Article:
Trouble At The Lollipop Guild

crook-roof
Copyright Sandra Crook

“Gumdrops?!” The line foreman’s voice reverberated into the rafters.

“Yes, it’s our only option,” replied the union rep.

Just last month the members had agreed to a pay cut in order to afford roof repairs before winter. Some of them even volunteered to haul materials from the shipyard on their days off. Now they were expected to retool before Christmas for a new confection just because the president demanded they increase production or shut down permanently.

“You’ve ruined us,” said the foreman.

“The output of suckers is only one every minute. Gumdrops will make you great again,” promised the rep.

*****

Friday Fictioneers are here again. Rochelle Wisoff-Fields is the boss and Sandra Crook supplied this week’s prompt. Thanks, Ladies! **Late addition** I just realized that Sandra provides the prompts that prompt me the most to speak my mind and try to use humor to make a point. For that, Sandra, I am truly grateful.

*****

It’s Veterans’ Day here in the good ol’ U.S.A. and as a veteran, a woman, a person of conscience, hell, just a human with a pulse, I would be remiss if I did not remark on the bizarre events that occurred this week here in the land of the free. Politics is not my thing. I abhor fakes, frauds, predators, and provocateurs. Who gets what and how much, that’s what politics means to me. I have been unrepresented for so long that I have learned how to get by (with a little help from my friends, of course). It occurs to me that we’ve been looking for leaders in all the wrong places. Many people work diligently every day to serve their families, communities, and the greater good in the world at large. It is these servant leaders who deserve our respect, but even more, they deserve our cooperation and participation in the business at hand. What is that? The business at hand is this:

Talk to your kids about civility. Talk to them about sex and sexual predators. Listen to your kids. Model the admirable qualities that you want them to demonstrate, because you can be damn sure if you rely on government to foster civil behavior, well, prepare to remain dysfunctional. Too many children have no idea that they matter to anyone. Too many children operate in survival mode and become adults who struggle with chronic crisis.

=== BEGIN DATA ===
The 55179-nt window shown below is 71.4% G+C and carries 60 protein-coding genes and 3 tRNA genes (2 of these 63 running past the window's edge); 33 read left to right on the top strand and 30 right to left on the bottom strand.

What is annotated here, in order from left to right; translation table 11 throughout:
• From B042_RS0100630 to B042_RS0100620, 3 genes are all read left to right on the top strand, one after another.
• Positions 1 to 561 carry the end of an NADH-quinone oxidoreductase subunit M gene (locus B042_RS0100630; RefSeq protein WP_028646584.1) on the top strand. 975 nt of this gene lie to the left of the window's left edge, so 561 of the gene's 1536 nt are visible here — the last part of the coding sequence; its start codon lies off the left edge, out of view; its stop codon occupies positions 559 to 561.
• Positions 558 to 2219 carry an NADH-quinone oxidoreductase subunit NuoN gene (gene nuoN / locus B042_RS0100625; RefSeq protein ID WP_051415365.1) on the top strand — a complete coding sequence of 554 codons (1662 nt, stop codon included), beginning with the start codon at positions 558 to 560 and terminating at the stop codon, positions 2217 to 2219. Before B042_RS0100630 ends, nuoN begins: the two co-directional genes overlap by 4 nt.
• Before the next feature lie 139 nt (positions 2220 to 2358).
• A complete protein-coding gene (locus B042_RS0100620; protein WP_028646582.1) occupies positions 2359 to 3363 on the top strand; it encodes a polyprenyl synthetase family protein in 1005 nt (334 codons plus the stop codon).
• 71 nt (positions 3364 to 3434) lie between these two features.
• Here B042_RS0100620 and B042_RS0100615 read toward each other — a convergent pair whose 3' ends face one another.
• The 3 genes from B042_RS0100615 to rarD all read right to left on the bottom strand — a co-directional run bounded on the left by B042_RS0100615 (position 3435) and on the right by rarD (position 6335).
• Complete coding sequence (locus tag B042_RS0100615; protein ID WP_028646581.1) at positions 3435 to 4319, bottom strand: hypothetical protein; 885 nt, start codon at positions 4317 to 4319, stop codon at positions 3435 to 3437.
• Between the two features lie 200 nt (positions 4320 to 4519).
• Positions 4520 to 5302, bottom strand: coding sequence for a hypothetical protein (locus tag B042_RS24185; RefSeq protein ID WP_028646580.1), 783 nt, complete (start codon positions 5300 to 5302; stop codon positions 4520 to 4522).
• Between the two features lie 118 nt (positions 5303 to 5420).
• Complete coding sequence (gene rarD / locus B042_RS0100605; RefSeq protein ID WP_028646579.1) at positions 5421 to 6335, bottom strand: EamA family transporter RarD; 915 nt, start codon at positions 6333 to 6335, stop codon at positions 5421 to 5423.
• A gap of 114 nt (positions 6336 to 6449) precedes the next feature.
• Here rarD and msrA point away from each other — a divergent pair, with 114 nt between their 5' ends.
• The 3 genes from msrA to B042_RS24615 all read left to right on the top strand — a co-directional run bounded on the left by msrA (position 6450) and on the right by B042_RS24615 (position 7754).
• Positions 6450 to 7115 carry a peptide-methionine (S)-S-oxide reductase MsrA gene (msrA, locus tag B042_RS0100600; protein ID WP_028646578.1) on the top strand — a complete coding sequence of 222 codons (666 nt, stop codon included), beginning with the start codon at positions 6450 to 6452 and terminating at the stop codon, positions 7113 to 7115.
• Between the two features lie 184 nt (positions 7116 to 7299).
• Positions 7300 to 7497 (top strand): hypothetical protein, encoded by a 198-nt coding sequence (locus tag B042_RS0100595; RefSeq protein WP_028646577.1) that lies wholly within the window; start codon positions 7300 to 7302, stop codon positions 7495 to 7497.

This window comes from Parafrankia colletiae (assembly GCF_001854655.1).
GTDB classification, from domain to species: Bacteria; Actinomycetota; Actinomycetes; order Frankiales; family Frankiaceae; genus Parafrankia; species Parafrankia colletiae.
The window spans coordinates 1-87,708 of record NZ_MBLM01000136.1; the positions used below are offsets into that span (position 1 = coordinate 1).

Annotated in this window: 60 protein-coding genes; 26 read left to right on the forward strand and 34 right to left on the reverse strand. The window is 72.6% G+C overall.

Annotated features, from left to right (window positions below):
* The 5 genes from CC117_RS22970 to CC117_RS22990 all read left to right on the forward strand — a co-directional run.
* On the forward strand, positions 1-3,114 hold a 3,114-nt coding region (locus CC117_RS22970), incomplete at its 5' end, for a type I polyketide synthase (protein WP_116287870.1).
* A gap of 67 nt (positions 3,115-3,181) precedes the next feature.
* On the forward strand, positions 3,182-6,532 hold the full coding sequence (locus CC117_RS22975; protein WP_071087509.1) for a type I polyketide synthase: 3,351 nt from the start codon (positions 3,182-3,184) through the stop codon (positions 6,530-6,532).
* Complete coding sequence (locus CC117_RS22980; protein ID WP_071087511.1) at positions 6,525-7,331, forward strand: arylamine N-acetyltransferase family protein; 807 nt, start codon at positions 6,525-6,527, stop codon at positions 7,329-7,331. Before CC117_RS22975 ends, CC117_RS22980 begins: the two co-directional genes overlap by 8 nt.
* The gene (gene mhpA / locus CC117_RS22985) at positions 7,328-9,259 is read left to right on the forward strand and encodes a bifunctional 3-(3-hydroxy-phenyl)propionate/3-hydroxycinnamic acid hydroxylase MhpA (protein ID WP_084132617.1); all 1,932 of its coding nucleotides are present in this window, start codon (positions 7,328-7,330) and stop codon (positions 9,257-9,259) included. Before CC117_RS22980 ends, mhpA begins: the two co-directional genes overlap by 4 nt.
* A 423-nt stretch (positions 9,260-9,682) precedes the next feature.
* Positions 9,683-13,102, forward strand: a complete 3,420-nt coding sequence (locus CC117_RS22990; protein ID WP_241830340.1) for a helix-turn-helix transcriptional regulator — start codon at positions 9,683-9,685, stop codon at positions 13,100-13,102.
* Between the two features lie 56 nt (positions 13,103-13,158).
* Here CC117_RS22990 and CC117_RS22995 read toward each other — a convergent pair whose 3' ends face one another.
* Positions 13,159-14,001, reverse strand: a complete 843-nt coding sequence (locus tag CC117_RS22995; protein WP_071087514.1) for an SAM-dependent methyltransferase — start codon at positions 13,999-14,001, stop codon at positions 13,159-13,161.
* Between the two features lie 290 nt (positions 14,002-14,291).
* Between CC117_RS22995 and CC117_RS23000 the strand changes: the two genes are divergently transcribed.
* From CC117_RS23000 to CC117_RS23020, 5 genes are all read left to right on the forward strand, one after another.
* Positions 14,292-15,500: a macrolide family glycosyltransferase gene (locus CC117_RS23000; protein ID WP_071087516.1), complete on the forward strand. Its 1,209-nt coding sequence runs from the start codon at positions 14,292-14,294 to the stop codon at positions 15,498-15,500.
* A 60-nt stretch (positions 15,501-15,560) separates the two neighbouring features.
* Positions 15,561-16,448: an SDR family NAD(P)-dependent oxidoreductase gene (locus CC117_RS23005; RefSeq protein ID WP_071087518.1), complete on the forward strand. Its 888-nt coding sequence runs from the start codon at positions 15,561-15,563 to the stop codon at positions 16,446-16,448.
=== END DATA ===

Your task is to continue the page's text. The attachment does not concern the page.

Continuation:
There are no words of dismay or disgust that have not already been written or shouted about American politics. So, I cannot see the point of regurgitating vitriol for the sake of having my say. What I can tell you is this: Be encouraged by the fact that there are plenty of people who share your pain. Lead by example. Do not relinquish your self-respect. Ever.

 

34 thoughts on “Trouble At The Lollipop Guild

    1. There’s no earthly way of knowing
      Which direction we are going
      There’s no knowing where we’re rowing
      Or which way the river’s flowing
      Is it raining?
      Is it snowing?
      Is a hurricane a-blowing?
      Not a speck of light is showing
      So the danger must be growing
      Are the fires of hell a-glowing?
      Is the grisly reaper mowing?
      Yes, the danger must be growing
      ‘Cause the rowers keep on rowing
      And they’re certainly not showing
      Any signs that they are slowing!

    1. Hi Dawn, my husband tells me that I operate in a “what is” mode while others (himself included) operate in the “what if” mode. I think it takes both to work through difficulties. Collaboration and reciprocity make the world go ’round. And money, of course. 😉

  1. “Talk to your kids about civility… Model the admirable qualities that you want them to demonstrate”–Hear hear. If only more parents did this, we wouldn’t have so much hate-filled rhetoric out there. They learn it from someone, and that someone is usually at home.

    1. Home is where the heartbreak is. One of the hardest things to overcome is childhood trauma. Some people never do fully recover. Instead they tumble in a drama cycle that gets passed on to their kids. Personal problems compounded by bad public policy cause feelings of powerlessness and disenfranchisement that fracture families and whole communities. Hatred fills the cracks.

    1. Alicia, it was my privilege to serve. Still is, just in a different way. The prompt led me down a yellow brick road. We are definitely not in Kansas anymore, and it’s unclear where we are headed. One thing I know for sure is the day I can’t rant, well, that’ll be the day! : o

  2. Oh if all it took was gumdrops to make us great. You can’t see me but I am standing and applauding your heartfelt comments on the elections.

  3. How have I missed you on FF?!! Love this story and the metaphors it brings. Your words after go straight to my broken heart. I am one of those adults who has lived with chronic crisis… trying to get out from under it. I woke up Tuesday morning, only to find my awakening stomped on, 12 hours later… still processing that, and how not to fall back into that other place. Wonderful words for so many of us, Stephanie; thanks for this! xo

    1. I see it too much, Dawn. Families struggling to escape multi-generational poverty and violence, parents unprepared for the unplanned lives they will either nurture or neglect. Trade agreements which abandon American workers, exploit labor markets in developing countries, and line the pockets of unscrupulous moguls injure us all. This reply turned into a mini-rant. Anyway, thanks for your kind comment. Hurrah for metaphor!

Go Ahead, Make My Day!

Fill in your details below or click an icon to log in:

WordPress.com Logo

You are commenting using your WordPress.com account. Log Out / Change )

Twitter picture

You are commenting using your Twitter account. Log Out / Change )

Facebook photo

You are commenting using your Facebook account. Log Out / Change )

Google+ photo

You are commenting using your Google+ account. Log Out / Change )

Connecting to %s